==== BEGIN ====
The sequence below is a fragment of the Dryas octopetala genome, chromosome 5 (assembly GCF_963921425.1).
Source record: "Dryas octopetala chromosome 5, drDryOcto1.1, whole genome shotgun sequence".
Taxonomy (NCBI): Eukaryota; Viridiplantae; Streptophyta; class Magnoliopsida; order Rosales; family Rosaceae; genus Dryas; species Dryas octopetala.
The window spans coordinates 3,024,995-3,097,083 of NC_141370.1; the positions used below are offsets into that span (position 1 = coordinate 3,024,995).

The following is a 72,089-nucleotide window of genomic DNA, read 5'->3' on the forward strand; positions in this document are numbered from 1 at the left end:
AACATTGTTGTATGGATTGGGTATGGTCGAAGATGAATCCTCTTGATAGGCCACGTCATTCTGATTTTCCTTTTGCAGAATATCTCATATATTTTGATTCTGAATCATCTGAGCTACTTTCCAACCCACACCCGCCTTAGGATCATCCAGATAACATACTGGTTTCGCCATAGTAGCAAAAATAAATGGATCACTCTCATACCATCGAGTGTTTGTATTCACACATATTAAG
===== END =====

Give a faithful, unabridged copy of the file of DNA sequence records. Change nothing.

The sequence below is a fragment of the Dryas octopetala genome, chromosome 5 (assembly GCF_963921425.1).
Source record: "Dryas octopetala chromosome 5, drDryOcto1.1, whole genome shotgun sequence".
Taxonomy (NCBI): Eukaryota; Viridiplantae; Streptophyta; class Magnoliopsida; order Rosales; family Rosaceae; genus Dryas; species Dryas octopetala.
The window spans coordinates 3,024,995-3,097,083 of NC_141370.1; the positions used below are offsets into that span (position 1 = coordinate 3,024,995).

The following is a 72,089-nucleotide window of genomic DNA, read 5'->3' on the forward strand; positions in this document are numbered from 1 at the left end:
AACATTGTTGTATGGATTGGGTATGGTCGAAGATGAATCCTCTTGATAGGCCACGTCATTCTGATTTTCCTTTTGCAGAATATCTCATATATTTTGATTCTGAATCATCTGAGCTACTTTCCAACCCACACCCGCCTTAGGATCATCCAGATAACATACTGGTTTCGCCATAGTAGCAAAAATAAATGGATCACTCTCATACCATCGAGTGTTTGTATTCACACATATTAAG